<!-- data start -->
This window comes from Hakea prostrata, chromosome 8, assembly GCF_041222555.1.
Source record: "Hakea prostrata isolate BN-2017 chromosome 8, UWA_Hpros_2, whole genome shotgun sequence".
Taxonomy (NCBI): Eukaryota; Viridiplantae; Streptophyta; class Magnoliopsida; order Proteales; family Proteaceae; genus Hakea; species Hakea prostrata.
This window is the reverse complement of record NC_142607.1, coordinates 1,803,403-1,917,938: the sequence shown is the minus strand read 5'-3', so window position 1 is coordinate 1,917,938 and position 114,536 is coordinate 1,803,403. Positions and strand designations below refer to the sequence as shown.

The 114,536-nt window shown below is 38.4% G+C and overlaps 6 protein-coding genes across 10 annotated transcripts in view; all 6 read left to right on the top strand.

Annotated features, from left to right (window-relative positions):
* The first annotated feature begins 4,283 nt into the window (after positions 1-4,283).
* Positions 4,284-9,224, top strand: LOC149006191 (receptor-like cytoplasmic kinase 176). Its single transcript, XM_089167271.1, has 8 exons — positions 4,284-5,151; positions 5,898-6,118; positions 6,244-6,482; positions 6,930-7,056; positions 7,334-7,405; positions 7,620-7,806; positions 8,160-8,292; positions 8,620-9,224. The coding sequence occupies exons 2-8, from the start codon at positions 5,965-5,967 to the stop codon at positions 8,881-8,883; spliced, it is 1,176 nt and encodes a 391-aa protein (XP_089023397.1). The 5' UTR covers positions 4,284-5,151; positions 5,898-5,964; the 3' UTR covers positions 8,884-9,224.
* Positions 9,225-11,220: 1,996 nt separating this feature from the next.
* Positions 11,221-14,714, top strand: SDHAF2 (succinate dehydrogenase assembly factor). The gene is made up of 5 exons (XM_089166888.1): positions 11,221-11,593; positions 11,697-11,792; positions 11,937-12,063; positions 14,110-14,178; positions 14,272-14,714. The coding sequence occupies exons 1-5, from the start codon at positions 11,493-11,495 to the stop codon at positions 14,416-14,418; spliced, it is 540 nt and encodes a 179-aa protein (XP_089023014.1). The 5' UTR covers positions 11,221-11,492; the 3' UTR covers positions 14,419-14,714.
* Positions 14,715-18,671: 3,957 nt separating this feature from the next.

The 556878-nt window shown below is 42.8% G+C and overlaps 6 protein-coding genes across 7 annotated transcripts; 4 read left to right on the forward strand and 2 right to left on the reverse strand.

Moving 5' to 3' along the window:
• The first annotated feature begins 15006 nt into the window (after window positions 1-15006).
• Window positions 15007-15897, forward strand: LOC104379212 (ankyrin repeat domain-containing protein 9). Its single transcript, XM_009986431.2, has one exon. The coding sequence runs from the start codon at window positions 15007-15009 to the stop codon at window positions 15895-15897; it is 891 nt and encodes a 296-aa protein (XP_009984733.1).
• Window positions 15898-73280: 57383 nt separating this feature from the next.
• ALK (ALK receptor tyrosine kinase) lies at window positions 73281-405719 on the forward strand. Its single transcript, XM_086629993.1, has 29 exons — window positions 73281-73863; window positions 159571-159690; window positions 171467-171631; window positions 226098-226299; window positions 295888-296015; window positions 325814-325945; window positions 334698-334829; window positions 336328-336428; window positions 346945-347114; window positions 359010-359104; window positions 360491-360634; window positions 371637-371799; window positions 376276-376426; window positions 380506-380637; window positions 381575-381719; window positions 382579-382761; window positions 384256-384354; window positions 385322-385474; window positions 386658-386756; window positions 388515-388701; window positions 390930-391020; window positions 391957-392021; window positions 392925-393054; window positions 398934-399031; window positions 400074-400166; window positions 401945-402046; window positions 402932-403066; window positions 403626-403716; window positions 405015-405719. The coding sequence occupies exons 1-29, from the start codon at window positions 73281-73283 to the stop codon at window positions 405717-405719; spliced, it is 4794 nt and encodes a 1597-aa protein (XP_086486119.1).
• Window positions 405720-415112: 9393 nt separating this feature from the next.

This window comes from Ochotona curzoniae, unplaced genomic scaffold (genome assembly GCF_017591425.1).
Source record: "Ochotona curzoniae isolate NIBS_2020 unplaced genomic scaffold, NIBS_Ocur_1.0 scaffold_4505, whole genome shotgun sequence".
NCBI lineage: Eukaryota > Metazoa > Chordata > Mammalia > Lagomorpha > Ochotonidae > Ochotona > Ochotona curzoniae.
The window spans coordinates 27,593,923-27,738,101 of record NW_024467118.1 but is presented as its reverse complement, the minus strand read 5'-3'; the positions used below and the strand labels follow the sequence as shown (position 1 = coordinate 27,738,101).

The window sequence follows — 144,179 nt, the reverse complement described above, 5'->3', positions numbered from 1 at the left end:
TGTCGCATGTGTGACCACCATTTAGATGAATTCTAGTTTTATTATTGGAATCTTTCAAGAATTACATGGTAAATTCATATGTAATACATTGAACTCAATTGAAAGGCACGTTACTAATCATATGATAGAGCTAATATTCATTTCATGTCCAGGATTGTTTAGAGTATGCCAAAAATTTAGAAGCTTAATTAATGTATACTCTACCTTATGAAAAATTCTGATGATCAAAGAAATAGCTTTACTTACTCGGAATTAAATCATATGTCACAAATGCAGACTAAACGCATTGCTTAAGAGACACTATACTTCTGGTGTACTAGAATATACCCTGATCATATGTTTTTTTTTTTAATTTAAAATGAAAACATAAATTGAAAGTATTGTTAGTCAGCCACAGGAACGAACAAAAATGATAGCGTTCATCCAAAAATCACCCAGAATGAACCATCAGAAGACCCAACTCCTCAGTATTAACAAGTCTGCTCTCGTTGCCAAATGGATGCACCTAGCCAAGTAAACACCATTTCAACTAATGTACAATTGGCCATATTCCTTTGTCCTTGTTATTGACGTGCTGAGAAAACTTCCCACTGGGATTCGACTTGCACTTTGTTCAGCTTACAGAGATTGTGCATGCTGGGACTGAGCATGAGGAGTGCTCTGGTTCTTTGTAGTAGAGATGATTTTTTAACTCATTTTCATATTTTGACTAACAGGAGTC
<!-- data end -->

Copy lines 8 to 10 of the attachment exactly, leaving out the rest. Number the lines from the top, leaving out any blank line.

* Positions 4,284-9,224, top strand: LOC149006191 (receptor-like cytoplasmic kinase 176). Its single transcript, XM_089167271.1, has 8 exons — positions 4,284-5,151; positions 5,898-6,118; positions 6,244-6,482; positions 6,930-7,056; positions 7,334-7,405; positions 7,620-7,806; positions 8,160-8,292; positions 8,620-9,224. The coding sequence occupies exons 2-8, from the start codon at positions 5,965-5,967 to the stop codon at positions 8,881-8,883; spliced, it is 1,176 nt and encodes a 391-aa protein (XP_089023397.1). The 5' UTR covers positions 4,284-5,151; positions 5,898-5,964; the 3' UTR covers positions 8,884-9,224.
* Positions 9,225-11,220: 1,996 nt separating this feature from the next.
* Positions 11,221-14,714, top strand: SDHAF2 (succinate dehydrogenase assembly factor). The gene is made up of 5 exons (XM_089166888.1): positions 11,221-11,593; positions 11,697-11,792; positions 11,937-12,063; positions 14,110-14,178; positions 14,272-14,714. The coding sequence occupies exons 1-5, from the start codon at positions 11,493-11,495 to the stop codon at positions 14,416-14,418; spliced, it is 540 nt and encodes a 179-aa protein (XP_089023014.1). The 5' UTR covers positions 11,221-11,492; the 3' UTR covers positions 14,419-14,714.